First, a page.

Where were you on 9/11?

| July 1, 2011

Thomas de Zengotita’s Mediated (2005) begins with a story of where he was at the time of the Kennedy assassination. He happened to be in a method acting class in New York City when the news was delivered, and de Zengotita and the rest of the participants were not sure if the information was true or if it was another method acting exercise. So they acted out their reactions, mediating their emotions into performance, representing their feelings in a public display. It was a surreal experience, particularly when they realized at some point shortly afterwards that the news was indeed true.

De Zengotita contrasts the JFK assassination—(which anyone born after 1955 in American likely remembers where they were when they heard the news)—with the bombing of Pearl Harbor, which people found out about through a radio broadcast or a newspaper. De Zengotita maintains that when people did learn about Pearl Harbor, they didn’t have a first-person connection to the event (i.e. what were you doing when you heard about Pearl Harbor?). Of course the gravity and seriousness of the event was understood, especially in relation to the global stage, but the event transpired on a different plane of consciousness for the average individual.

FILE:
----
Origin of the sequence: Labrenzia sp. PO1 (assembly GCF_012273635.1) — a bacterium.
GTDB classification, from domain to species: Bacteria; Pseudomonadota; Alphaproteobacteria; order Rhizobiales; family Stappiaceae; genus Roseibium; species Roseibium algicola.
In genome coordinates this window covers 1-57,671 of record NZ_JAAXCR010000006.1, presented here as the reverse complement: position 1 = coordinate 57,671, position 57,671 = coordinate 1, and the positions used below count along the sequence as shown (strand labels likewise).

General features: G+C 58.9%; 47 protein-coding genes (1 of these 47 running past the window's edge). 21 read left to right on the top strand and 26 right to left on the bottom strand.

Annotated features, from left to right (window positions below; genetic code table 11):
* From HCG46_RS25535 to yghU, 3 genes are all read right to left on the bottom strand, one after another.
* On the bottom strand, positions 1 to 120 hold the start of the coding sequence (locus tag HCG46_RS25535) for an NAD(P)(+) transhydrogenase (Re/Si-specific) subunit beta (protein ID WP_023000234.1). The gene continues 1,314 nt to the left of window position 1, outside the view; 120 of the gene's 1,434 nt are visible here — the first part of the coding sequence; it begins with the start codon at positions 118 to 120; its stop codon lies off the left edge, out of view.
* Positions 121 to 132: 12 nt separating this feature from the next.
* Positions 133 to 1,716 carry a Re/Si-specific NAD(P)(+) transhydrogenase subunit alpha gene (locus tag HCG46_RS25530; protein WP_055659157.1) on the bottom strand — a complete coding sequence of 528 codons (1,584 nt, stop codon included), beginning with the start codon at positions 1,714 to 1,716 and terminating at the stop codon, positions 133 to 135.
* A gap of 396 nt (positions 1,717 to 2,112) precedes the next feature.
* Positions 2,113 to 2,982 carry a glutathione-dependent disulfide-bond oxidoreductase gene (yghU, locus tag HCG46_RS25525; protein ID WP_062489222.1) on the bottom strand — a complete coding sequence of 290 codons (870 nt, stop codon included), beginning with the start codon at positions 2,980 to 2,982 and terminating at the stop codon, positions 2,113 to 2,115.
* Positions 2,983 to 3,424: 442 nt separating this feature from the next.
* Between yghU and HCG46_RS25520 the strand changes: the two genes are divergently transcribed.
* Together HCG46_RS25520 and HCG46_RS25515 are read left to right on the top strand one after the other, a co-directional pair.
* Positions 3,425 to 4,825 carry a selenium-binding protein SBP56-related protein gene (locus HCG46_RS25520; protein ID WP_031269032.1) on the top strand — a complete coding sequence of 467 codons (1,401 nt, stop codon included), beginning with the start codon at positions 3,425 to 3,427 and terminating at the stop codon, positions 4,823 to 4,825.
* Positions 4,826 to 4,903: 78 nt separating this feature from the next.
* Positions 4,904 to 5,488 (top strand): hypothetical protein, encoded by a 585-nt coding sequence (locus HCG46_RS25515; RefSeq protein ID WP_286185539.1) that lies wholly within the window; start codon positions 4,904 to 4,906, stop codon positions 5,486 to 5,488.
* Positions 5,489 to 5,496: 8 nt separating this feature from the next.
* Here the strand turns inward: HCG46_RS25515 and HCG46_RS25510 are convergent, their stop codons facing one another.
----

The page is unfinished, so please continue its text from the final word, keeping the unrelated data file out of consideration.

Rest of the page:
The JFK assassination, 22 years after Pearl Harbor, happened at a time when television had recently become pervasive in America. People watched the reams of coverage unfold onscreen, which displayed a multitude of camera angles and exclusive interviews, offering an omniscient perspective more revealing than if one had actually been there. This “god’s eye view,” de Zengotita argues, “is a form of flattery so pervasive, so fundamental to the very nature of representation, that it has escaped notice, though it ultimately accounts for the much-remarked narcissism of our age. The flattered self is a mediated self, and the alchemy of mediation through which reality and representation fuse gets carried into our psyches by the irresistible flattery that goes with being incessantly addressed” (p. 7). Essentially, he argues that this omniscient perspective leads to narcissim. So, where were you when X happened?

38 years after the Kennedy assassination, four American Airlines planes were hijacked by terrorists, crashing into the Twin Towers and the Pentagon. On September 11th I was in undergrad, in Florida, and first learned about the event from my alarm clock set to the radio. I still went to class where our professor, realizing the futility of discussing South African literature, decided to take us to a sports/frat bar down the street. There, we watched the event unfold in real-time, on multiple, big-screen TVs, while our instructor preceded to order shots of whiskey at 10 in the morning and get wasted. We were all participants, we were there, we were experiencing this [inter]national moment. We were all method actors in this mediated national event occurring a thousand miles away.